A Ukrainian ad agency on creating campaigns despite threat of war
News reports from Ukraine are currently dominated by fears of a renewed Russian invasion. But everyday life isn’t on hold. Ukrainian businesses still need to advertise, build their brands and engage consumers – meaning that the work of the country’s ad agencies hasn’t stopped.
Kyiv creative agency Bickerstaff has created an innovative upcycling service for client Laska / Bickerstaff.365
Creative agency Bickerstaff is based in the country’s capital, Kyiv. It was founded 18 months ago, in the middle of the pandemic and six years into the undeclared war between Russia and Ukraine. In that time, it has already bagged itself some awards, including the first London International Awards ever given to a Ukrainian agency.
With 17 staff, the indie agency’s clients include banks, wellness clinics, sportswear brands and tourist agencies.
Maryna Chernyavskaya, group head at Bickerstaff, says the war has ”obviously” affected the agency’s work. Ukraine’s digital and commercial infrastructure has been targeted in a series of cyber-attacks since conflict began with Russia in 2014, causing major power outages and disrupting businesses. Just this week the government accused Russia of targeting two banks with denial of service attacks.
”The actual war in the eastern part of Ukraine has been happening for eight years already and the possibility of it getting even harder makes everyone stressed,” Chernyavskaya explains. ”It’s a sad fact, but we’ve got used to it, so we keep working, trying hard to create something meaningful, and keep believing and hoping for the best.”
Ilia Anufrienko is the agency’s founder and creative director. He tells us: ”I have two children born during the war in the east and Bickerstaff was founded during the height of Covid, so stress is part of our DNA. Stress is not a comfortable environment, but it prompts us to look for new formats and ways of communication and having war around sharpens the desire to create things that will benefit both the planet and business.”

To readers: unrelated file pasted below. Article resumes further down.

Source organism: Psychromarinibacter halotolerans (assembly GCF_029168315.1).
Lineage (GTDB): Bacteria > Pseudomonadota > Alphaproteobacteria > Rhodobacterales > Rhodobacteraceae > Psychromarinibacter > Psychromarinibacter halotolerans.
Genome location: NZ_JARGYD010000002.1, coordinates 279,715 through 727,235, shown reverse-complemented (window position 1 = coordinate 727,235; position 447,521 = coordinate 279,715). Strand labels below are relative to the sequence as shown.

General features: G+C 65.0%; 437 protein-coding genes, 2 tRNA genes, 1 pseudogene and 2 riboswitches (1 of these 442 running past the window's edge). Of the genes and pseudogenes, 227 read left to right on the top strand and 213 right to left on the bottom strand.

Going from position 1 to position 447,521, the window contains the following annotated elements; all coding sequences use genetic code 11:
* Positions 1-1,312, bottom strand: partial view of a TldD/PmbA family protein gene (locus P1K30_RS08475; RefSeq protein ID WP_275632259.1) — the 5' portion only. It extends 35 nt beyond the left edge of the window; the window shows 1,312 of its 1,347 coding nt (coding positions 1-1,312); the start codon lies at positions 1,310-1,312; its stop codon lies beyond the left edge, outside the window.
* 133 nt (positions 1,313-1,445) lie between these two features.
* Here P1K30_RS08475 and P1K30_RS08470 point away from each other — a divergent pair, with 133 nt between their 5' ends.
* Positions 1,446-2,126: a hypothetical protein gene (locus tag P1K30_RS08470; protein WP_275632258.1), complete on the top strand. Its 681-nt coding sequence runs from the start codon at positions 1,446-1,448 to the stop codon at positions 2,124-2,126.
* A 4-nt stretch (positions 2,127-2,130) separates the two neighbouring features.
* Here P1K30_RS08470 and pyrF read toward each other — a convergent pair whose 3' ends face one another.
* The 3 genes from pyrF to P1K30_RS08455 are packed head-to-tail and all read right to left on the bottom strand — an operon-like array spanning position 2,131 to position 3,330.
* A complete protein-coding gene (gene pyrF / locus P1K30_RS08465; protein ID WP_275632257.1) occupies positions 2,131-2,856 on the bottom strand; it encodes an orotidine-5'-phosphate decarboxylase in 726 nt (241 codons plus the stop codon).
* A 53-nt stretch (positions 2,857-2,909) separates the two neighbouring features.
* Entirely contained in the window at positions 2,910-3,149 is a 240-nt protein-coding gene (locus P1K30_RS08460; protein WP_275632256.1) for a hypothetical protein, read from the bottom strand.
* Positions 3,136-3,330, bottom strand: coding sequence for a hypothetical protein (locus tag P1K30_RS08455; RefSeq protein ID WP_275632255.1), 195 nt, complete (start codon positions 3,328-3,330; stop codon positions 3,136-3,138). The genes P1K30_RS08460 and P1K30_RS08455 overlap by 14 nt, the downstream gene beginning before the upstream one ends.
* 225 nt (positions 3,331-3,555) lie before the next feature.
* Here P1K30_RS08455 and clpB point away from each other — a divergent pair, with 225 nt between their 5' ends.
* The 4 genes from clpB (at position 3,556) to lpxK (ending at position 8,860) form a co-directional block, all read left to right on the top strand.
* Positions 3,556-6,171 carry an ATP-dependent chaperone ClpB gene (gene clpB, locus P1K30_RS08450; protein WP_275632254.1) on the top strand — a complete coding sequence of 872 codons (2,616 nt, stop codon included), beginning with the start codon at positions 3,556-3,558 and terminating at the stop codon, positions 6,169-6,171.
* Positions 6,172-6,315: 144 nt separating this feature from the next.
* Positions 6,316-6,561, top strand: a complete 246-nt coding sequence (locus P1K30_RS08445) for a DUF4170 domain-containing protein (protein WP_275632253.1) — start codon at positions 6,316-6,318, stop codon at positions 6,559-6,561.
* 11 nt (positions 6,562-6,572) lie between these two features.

‘Contributing to the development of mankind’
One product of this has been a new campaign for charity store Laska, centering on an ambitious upcycling initiative that will help clothing brands in Ukraine re-use discarded textiles to create new garments.
Anufrienko says the work aims not just to increase brand awareness for the charity, but to draw in new sources of funding by creating a novel new service offering for corporate clients.
”Our main goal was to hack the brief and open possibilities for unusual solutions,” he says. ”For example, instead of a donation campaign, we’d make a new sustainable business direction that would lead to long-term profit and support of the charitable part of the business.”
Chernyavskaya adds: ”There is one thing in common for all businesses, it doesn’t matter if you’re producing sausages or mental health apps – you have corporate merch clothes. So we thought: ’Well, we have plenty of old clothes at Laska, why not transform it into new merch?’”
The Laska Upcycle Merch project offers companies looking to get their hands on new corporate merchandise the option to re-use textiles already donated, with their livery printed on top.
Bickerstaff has also created a music video to popularize the idea (above), and arranged a fashion shoot by Ukrainian photographer Tanya Nikitina. Over 20 companies have already signed up.
”We need to create projects that would solve business problems in socially useful and meaningful ways, contributing to the development of mankind,” Anufrienko says.